There is much controversy with regards to animal testing for medical research and there has been throughout the centuries. We can trace the issue back all the way to the 4th century when we have the first record of animal experimentation, Aristotle dissecting animals for study. In the 1600s, scientists began using animals as a way to explore the human body which led to many advancements in the medical field. Such advancements include Emil von Bering finding a cure for diphtheria toxin for guinea pigs; further research allowed him to produce a diphtheria vaccine for humans (Bright).In spite of these many medical achievements brought on through the use of animal testing, there are still those that argue the practice is not justifiable and should
Credibility Step: Much of the information I’m going to share with you today came from the PETA website, the book The Animal Ethics Reader by Susan Armstrong and Richard Botzler, and the article “Animal testing: is it worth it?” by Geoff Watts. II. Body A. (1st main point) The problem of animal experiments has become one of the central ethical dilemmas in the modern society, and some countries have even banned the practice due to its cruelty 1.
Introduction Animal testing is such a controversial topic, but people barely know all the details and facts behind it. Animal testing could be argued in positive and negative ways. There are a lot of things most people don’t know about animal testing. For example, over 100 million animals are burned, crippled, poisoned, and abused in US labs every year. And that is just in the US.
The discovery of over 160 drugs and vaccines (Sun n.p.) has been through the use of animal testing. “Some other medical advancements that have been discovered through animal testing include penicillin, blood transfusions, insulin (that controls blood sugar levels of diabetics), kidney transplants, and vaccines for polio and meningitis (Sun n.p.). ” Almost every medical breakthrough has come from testing on animals. The polio vaccination, from the polio diseased, has reduced tremendously over the years due to animal testing.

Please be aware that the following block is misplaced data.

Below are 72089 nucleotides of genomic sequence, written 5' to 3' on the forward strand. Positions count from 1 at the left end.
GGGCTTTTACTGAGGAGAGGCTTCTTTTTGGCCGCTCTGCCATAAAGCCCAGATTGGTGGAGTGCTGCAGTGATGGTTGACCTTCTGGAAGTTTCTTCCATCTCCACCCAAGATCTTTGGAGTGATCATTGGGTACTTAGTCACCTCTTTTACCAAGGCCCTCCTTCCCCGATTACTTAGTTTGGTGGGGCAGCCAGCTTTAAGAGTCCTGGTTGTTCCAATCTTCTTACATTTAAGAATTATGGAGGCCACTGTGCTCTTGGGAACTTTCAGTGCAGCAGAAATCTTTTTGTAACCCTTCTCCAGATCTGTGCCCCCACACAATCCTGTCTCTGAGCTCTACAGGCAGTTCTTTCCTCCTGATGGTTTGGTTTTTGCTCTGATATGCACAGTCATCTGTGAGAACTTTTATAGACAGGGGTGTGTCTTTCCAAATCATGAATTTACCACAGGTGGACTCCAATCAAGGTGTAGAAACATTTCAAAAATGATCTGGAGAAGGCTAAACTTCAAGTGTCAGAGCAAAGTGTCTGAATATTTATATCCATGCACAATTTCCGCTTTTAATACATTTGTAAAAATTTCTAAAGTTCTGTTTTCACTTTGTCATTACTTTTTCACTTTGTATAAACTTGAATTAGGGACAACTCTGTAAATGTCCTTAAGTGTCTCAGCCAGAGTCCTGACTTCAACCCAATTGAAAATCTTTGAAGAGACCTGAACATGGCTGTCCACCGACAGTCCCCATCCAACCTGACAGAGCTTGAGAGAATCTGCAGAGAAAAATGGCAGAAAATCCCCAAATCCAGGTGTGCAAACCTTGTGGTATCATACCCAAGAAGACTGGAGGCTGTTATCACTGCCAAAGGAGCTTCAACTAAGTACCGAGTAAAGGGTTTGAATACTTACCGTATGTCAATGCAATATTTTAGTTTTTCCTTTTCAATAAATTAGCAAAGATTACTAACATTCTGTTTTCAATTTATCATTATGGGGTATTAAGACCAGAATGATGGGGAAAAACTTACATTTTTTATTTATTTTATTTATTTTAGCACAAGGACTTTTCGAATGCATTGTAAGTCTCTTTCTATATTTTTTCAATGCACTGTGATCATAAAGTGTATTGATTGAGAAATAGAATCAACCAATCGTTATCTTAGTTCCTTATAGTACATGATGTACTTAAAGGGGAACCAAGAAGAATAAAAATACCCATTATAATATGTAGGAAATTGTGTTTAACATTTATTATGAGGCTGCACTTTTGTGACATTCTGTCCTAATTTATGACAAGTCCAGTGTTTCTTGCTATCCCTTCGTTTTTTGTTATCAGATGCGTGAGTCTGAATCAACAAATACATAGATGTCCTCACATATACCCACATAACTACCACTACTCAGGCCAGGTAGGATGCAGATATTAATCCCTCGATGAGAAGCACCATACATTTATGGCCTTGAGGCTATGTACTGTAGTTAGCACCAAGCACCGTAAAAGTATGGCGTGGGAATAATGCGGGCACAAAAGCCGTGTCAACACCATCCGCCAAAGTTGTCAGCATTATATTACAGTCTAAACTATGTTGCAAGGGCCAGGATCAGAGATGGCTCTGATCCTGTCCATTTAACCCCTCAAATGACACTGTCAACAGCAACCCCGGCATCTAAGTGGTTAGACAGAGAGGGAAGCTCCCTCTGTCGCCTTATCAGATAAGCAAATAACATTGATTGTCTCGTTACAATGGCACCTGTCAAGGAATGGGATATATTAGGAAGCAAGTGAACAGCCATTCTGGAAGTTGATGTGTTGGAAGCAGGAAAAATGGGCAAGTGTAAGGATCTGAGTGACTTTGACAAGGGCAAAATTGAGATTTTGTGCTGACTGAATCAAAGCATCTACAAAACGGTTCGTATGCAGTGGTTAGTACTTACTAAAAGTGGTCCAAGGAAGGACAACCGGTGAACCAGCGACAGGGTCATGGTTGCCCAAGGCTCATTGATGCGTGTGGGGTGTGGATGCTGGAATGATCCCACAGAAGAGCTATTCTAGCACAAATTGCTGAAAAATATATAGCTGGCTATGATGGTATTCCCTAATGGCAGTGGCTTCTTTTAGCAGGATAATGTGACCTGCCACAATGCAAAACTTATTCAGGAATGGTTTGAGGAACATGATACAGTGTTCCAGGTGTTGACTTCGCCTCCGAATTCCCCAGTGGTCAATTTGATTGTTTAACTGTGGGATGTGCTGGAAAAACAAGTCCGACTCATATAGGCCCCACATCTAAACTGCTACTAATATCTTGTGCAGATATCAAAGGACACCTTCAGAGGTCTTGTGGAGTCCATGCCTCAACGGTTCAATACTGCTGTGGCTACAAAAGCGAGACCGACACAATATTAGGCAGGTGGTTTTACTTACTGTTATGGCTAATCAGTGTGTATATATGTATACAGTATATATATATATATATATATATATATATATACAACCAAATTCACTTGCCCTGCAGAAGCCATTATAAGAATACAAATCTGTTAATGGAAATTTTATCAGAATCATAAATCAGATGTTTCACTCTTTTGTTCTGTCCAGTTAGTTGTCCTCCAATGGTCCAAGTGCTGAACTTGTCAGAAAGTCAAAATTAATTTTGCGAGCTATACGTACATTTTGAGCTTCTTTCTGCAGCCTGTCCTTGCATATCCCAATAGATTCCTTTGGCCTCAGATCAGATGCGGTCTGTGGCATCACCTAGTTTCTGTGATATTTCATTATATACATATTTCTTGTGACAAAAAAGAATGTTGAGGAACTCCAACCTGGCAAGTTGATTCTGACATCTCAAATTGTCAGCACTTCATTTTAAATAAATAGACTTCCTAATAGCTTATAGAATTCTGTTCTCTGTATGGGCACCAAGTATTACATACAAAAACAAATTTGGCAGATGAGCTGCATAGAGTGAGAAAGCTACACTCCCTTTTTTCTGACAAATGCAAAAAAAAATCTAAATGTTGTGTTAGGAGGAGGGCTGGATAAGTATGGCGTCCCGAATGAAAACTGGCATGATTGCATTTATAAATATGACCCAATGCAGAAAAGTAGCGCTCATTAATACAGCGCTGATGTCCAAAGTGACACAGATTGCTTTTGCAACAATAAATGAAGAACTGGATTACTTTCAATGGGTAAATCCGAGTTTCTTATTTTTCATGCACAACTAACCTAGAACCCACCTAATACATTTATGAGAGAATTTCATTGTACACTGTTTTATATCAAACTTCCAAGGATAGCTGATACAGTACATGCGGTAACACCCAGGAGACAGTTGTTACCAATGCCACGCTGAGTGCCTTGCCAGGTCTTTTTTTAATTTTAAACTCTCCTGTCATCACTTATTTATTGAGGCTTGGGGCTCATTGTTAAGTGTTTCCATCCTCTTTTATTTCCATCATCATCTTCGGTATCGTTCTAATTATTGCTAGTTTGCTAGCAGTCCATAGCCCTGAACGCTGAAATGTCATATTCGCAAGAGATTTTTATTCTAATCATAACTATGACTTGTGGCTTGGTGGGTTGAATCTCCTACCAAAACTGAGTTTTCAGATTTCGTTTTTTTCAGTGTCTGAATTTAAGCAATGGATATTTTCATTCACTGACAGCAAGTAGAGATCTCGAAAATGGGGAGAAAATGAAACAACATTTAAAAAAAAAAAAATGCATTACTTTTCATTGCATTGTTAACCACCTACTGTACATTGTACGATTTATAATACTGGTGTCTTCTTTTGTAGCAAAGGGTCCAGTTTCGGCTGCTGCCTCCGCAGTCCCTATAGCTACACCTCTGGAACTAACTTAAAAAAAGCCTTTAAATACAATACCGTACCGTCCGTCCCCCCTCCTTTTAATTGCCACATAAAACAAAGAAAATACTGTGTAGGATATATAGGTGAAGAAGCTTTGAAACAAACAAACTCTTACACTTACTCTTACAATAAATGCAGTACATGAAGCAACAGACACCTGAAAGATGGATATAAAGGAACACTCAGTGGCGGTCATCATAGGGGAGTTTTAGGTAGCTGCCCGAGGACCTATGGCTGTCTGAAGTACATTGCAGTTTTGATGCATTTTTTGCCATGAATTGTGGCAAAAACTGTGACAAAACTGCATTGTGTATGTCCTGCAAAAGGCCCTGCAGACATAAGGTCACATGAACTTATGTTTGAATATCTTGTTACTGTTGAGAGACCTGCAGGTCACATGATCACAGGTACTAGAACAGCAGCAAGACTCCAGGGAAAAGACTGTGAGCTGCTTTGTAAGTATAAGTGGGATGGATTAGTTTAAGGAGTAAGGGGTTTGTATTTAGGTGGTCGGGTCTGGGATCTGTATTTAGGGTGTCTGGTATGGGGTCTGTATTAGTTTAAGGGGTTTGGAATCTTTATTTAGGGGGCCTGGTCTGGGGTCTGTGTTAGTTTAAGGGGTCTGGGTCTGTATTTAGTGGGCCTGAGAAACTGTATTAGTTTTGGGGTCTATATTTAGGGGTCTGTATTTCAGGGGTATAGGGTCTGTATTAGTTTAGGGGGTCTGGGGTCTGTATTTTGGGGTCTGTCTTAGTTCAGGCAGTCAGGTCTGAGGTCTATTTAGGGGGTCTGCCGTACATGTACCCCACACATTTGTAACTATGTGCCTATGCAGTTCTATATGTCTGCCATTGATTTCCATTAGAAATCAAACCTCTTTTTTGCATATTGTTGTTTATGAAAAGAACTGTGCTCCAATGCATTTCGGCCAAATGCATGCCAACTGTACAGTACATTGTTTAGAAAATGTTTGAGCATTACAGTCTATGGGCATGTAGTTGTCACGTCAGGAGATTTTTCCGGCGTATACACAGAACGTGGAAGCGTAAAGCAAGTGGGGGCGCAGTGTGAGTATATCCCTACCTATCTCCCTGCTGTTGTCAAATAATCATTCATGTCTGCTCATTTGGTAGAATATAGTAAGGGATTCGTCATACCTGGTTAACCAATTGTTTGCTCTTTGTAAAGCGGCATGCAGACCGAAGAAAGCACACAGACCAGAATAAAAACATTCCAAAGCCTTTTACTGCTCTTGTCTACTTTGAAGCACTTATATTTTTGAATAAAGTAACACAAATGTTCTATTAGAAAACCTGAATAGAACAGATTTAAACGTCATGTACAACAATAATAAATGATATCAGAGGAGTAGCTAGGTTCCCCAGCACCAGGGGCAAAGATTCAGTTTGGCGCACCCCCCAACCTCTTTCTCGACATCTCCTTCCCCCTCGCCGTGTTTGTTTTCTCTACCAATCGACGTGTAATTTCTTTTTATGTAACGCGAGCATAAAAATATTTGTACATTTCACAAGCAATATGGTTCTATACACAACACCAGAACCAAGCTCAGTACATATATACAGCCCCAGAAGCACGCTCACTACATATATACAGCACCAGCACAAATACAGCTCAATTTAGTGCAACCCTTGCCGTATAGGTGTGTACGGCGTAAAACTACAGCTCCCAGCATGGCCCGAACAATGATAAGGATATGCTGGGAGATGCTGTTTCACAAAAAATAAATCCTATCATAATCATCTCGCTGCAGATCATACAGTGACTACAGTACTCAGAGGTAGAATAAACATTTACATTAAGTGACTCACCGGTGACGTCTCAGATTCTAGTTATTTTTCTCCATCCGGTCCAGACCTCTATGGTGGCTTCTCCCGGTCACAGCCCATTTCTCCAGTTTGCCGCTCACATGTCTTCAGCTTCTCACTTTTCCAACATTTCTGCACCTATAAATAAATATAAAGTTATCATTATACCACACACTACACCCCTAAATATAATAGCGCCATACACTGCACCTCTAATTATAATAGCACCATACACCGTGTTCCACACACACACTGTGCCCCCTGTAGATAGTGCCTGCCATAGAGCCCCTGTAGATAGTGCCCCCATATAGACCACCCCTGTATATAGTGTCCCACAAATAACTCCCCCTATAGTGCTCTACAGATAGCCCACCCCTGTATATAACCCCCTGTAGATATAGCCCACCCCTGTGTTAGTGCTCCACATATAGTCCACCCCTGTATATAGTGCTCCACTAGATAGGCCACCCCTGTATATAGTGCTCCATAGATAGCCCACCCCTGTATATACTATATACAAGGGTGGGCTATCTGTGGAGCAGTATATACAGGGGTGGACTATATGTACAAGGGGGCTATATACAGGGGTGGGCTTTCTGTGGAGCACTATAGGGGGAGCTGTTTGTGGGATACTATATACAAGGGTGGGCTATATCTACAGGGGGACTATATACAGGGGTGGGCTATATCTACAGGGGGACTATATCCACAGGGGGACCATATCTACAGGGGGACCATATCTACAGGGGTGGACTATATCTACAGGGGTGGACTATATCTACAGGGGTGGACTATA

Animal testing has become a double-edged sword topic all around the world. Researchers believe that it is morally ethical to conduct extreme research procedures on animals when it is unethical to conduct on humans. Research is responsible for many medical breakthroughs and an important factor to the development of medical advances is the inclusion of animals in research. Medical research with the help of animal testing has prevented hepatitis B, measles, etc. (Karayiannis et al. 2004).
Animals have helped in finding many discoveries, cures, vaccines, and products for our consumption. Without testings, more humans and animals would have unknown diseases that would not be cured. Many people complain that animal testing is cruel, but we need to realize how beneficial animal testing really is. Acknowledge the positive reasons behind it. Animal testing is not a way of animal cruelty.
While this may be true in some cases, the negative consequences resulting from animal testing are exceeded. According to researchers, there are abundant non-animal testing alternatives that have been discovered including cell cultures, human tissues, computer models, and human volunteers (Cruelty Free International). This displays the available sources that can be used for experimentation which ensures scientists are following the safety guidelines at all costs. This is significantly effective because it reduces the chemical toxicity animals experience and helps scientists view the different results tested which they can compare to other methods utilized.
It does not make sense to use animals for medicine that will be taken by humans, simply because we are different. We do not have the same genetic makeup, and therefore, we should not be trusting these results. We need to discontinue the use of animals in research and introduce safer alternatives that generate more accurate results. First I will explain what type of trials these animals go through, and for what reasons.